Owner of Geronimo the alpaca may sue the government over negative TB results

The owner of Geronimo, the alpaca who was put down after a four-year legal battle, is considering suing the government after bovine tuberculosis tests have come back negative.

The owner of Geronimo, the alpaca who was put down after a four-year legal battle because of disputes that he had bovine tuberculosis, is considering suing the government.

Government vets put Geronimo to death in August, in a battle that gripped the nation. However, post-mortem examinations carried out on the animal have found no trace of the disease.

Geronimo’s owner Helen Macdonald, 50, insisted that he was not infected and launched a campaign to save him from death.

After losing the lengthy battle, officials dragged Geronimo from Helen’s farm near Wickwar, Gloucestershire, and killed him.

Tests carried out on the alpaca in September came back inconclusive and there were no lesions found on his lungs or respiratory tract – the most common place they are exhibited in an animal with the disease.

However, the Department for Environment, Food and Rural Affairs (Defra) claimed its vets found a “number of TB-like lesions” in the animal’s liver and lymph nodes.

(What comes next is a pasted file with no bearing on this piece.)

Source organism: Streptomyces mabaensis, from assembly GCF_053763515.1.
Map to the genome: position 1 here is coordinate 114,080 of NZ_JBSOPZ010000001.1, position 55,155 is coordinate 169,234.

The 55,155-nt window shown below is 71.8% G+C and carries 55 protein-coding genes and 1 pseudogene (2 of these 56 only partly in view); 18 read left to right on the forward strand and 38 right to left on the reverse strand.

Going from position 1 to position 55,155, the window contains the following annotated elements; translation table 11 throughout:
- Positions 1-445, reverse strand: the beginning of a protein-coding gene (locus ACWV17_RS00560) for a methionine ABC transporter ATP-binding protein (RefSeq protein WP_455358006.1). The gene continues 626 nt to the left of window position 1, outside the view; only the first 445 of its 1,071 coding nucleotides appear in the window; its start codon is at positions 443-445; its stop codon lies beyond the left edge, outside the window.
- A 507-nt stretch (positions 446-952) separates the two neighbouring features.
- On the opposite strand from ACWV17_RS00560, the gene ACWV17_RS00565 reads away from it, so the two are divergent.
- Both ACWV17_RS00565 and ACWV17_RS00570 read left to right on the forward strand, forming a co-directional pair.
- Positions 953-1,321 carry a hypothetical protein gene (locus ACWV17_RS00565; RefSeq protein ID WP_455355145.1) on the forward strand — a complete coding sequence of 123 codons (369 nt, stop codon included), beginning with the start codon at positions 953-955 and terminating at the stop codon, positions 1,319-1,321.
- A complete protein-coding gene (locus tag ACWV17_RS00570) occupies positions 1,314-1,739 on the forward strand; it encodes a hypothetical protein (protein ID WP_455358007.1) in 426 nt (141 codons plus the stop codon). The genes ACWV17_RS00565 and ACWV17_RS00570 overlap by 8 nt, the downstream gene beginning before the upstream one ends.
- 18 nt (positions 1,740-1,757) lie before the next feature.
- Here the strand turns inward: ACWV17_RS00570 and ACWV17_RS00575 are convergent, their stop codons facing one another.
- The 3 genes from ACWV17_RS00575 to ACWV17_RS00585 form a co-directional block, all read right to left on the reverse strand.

The latest results have been finalised this week and no traces of the disease were found.

Helen has previously called on Environment Secretary George Eustice to resign, accusing him of “murdering an innocent animal” and accusing the government of manipulating results.

She has always disputed the results, however, the legal battle ended with a decision that the alpaca would be destroyed.

Leading vets had demanded the Environment Secretary “commute Geronimo’s death sentence” so he could be studied instead of slaughtered.

Chief Veterinary Officer Christine Middlemiss said: “This animal tested positive for bovine tuberculosis on two separate occasions using highly specific tests. Due to the complexity of the disease, further testing has not enabled us to use Whole Genome Sequencing to try to understand how the animal became infected in the first place.”

“Our sympathies remain with all those with animals affected by this terrible disease which devastates farmers’ livelihoods. It is important to remember that infected animals can spread the disease to both animals and people before displaying clinical signs, which is why we take action quickly to limit the risk of the disease spreading.”

“We are grateful for the cooperation of livestock farmers to allow this to happen.”

Helen said in a statement on ITV News this afternoon, December 10, that she will continue campaigning to make sure this does not happen again.

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Written by

Laura Kemp

Originally from UK, Laura is based in Axarquia and is a writer for the Euro Weekly News covering news and features. Got a news story you want to share? Then get in touch at editorial@euroweeklynews.com.